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I'm coming from C# so I realize that I can't expect a lot of the (great) usability features and functionality to be there in Java, but I've been sort of put on this Java project recently and I simply cannot figure this out. In C# / .NET making web service proxy classes and generated data contracts was pie but for some reason the Java implementation of web services just doesn't seem right to me.

Here's the deal...

I use wsimport to create the generated .java files from .wsdl files. For example...

"%JAVA_HOME%\bin\wsimport" -quiet -extension -s .\src -d .\bin ".\wsdl\MyWSDL.wsdl"

I noticed that this hard-coded (typing that phrase almost made me vomit just now) "wsdlLocation" as the current location of the wsdl ("C:\Users\ME\etc\wsdl\MyWSDL.wsdl"). So I take it out:

"%JAVA_HOME%\bin\wsimport" -quiet -extension -s .\src -d .\bin -wsdllocation "NULL" ".\wsdl\MyWSDL.wsdl"

Now when I instantiate a generated service...

MyService xyz = new MyService();

I get an error. Something along the lines of "can't find file C:\blahblah\Temp\NULL" . OK... back to the drawing board. After having investigated this a little, I found a post here on Stack Overflow that talked about using "classpath:META-INF/WSDL.wsdl" as the wsdl location.

"%JAVA_HOME%\bin\wsimport" ... -wsdllocation "classpath:WSDLs/MyWSDL.wsdl" ".\wsdl\MyWSDL.wsdl"
copy ".\wsdl\*" .\bin\WSDLs
cd bin
"%JAVA_HOME%\bin\jar" cf WebServiceProxies.jar *

Error!

"Unknown protocol: classpath" 

Strangely enough, the post on Stack Overflow was marked as the answer. I guess it's possible that over the last two years a decent amount has changed to the point where "classpath:" is no longer supported or there is another method of doing this but I haven't been able to figure it out / find the answer.

OK, so I have one of several questions I need answered (thanks in advance!!!! I'm going nuts over here!).

1) Is there a way for it to NOT NEED the WSDL at runtime? For what it's worth, I think it's B.S. that it needs this when I instantiate objects. Any way to suppress this requirement? Maybe if I used a different tool...?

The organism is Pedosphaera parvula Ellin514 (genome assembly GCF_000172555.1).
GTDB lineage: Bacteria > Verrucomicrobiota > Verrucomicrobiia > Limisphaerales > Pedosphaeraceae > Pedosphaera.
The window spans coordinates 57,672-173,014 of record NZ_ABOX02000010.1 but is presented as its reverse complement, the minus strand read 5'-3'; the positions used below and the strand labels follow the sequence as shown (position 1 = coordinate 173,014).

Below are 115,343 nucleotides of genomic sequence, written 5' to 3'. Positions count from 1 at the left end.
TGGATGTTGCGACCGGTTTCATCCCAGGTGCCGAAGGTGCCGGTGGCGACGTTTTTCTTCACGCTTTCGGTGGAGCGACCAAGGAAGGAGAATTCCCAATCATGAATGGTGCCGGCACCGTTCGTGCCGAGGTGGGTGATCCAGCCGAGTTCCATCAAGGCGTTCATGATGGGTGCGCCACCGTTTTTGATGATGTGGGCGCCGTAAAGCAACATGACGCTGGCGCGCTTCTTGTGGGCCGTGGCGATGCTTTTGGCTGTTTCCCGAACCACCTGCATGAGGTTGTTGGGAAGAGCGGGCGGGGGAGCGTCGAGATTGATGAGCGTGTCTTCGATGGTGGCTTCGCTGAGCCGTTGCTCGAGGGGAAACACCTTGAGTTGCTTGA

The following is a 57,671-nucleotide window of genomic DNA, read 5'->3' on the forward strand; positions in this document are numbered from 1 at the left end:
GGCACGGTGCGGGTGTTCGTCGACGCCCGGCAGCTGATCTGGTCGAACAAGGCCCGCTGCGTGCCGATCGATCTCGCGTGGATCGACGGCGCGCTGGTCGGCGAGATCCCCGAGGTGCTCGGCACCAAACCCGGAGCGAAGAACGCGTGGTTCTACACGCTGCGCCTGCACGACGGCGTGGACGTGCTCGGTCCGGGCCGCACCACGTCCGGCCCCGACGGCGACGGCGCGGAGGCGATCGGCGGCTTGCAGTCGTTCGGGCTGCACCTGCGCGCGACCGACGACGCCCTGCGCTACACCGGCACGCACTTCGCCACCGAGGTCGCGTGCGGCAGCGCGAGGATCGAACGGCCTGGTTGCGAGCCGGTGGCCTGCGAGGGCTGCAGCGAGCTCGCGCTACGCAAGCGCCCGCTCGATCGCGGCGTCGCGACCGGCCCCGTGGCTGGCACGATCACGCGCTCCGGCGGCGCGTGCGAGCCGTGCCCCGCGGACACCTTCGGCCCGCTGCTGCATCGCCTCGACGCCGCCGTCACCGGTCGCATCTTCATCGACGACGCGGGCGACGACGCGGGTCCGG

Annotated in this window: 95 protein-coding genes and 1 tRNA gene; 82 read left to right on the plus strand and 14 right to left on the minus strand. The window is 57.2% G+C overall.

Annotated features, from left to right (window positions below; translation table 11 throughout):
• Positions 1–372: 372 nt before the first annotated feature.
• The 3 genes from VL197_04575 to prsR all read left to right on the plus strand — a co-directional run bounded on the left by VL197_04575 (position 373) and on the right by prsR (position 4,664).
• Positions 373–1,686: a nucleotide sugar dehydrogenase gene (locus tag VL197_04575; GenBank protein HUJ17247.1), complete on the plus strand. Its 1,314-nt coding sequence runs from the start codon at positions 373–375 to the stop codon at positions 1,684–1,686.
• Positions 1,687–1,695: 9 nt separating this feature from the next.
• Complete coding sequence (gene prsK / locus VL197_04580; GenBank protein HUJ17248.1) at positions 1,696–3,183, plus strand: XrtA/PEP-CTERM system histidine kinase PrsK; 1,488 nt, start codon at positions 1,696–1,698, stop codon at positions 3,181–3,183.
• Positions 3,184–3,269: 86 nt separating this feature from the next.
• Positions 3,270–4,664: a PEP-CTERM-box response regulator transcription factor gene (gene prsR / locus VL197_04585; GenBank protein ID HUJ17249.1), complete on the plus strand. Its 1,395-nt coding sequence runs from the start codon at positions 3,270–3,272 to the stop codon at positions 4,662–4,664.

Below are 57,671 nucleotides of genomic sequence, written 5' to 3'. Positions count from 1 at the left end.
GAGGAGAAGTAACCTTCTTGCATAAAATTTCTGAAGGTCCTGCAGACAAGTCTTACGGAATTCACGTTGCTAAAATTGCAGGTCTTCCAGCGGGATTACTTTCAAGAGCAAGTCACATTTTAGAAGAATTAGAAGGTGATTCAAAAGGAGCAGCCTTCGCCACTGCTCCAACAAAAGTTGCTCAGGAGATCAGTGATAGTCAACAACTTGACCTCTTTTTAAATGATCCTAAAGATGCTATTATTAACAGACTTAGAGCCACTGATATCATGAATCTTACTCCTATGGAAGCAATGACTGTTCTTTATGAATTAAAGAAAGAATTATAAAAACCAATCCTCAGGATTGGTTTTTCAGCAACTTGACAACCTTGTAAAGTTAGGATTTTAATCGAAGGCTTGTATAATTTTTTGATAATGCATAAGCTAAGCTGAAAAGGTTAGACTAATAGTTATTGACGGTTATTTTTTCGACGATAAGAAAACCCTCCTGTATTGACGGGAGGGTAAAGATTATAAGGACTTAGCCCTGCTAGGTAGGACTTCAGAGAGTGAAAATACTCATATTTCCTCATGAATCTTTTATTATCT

2) If there is NO WAY for this code to not need the WSDL at runtime, how do I get it to pick up this WSDL from the package? What do I put in the wsdllocation argument to make it load the WSDL from within the JAR file?

THANK YOU!

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Your post is very very long. I presume that few were able to read whole post. –  Max Jun 12 '12 at 19:49
1  
Edited to make the post shorter by taking out the rants and consolidating some of that trial and error. –  user1449783 Jun 12 '12 at 20:03
    
Using netbeans you can avoid using command line tools, you point to the WSDL at the and it automatically creates a copy in META-INF\wsdl and puts this in the final jar that contains the project. (netbeans.org/kb/docs/websvc/jax-ws.html) –  madth3 Jun 13 '12 at 14:29
    
Yes this is the way that I was doing it initially. The problem with this is that source control gets full of com.blah.blah generated web service java files. So the idea was to move all of these generated files to another jar file. When I do this, I can't simply load a resource as "META-INF\wsdl" or "BLAH\BLAH." It doesn't recognize that I'm trying to grab the .wsdl from the .jar file and it proceeds to look for it as a file (in the default dir, temp). –  user1449783 Jun 13 '12 at 20:35
    
(Also whatever tool Netbeans uses made code that needed touching up.. it would create 3 extra constructors that were broken) –  user1449783 Jun 14 '12 at 13:52

1 Answer 1

Since the need-for-wsdl-at-runtime-tragedy never bothered me, I have no answers on #1. That said, the use of packaged wsdl should be a last resort anyways. I prefer to use the published wsdl endpoint. So the actual wsdl location would be http(s)://host/name_of_service?wsdl for most hosting frameworks or http(s)://host/name_of_service.wsdl for spring-ws.

As for the complexity of java-based webservice client programming, let me show you a small excerpt from one of my maven based projects:

<plugin>
    <groupId>org.apache.cxf</groupId>
    <artifactId>cxf-codegen-plugin</artifactId>
    <version>2.6.1</version>
<executions>
    <execution>
        <id>generate-sources</id>
        <phase>generate-sources</phase>
        <configuration>
            <sourceRoot>${project.build.directory}/generated-sources/cxf</sourceRoot>
            <wsdlOptions>
                <wsdlOption>
                    <wsdl>https://XXXXXXXX/ws/loadsave?wsdl</wsdl>
                </wsdlOption>
            </wsdlOptions>
        </configuration>
        <goals>
            <goal>wsdl2java</goal>
        </goals>
    </execution>
</executions>

Maybe I'm not too IDE-centric, but it seems pretty simple for me. Apache CXF is one of the best webservice stacks out there. (although for documentation I use Fuse http://fusesource.com/docs/esb/3.5/fsf_se/JAXWSWSDLFirst.html . It's basically CXF rebranded with much better documentation.)

Hope that answers your question (at least partially).

on the java rant: I don't use MS tools unless I have to, but not because I hate them. My work somehow pushed me towards bigger projects and it's quite rare to see .net support on high-end (or even mid-range for that matter) servers. It's just a fact, that won't make java better then .net. But I'm pretty sure if I have to work on MS stuff I would get used to it pretty fast. So my advice is: be happy that your work gave you a possibility to learn something new and cherish it. In the end we're in this business because we like to learn new things I guess.

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Keep in mind that some webservices don't publish their WSDL at the URL. We're doing an integration with UPS and that's the case here. –  IcedDante May 22 '14 at 19:47

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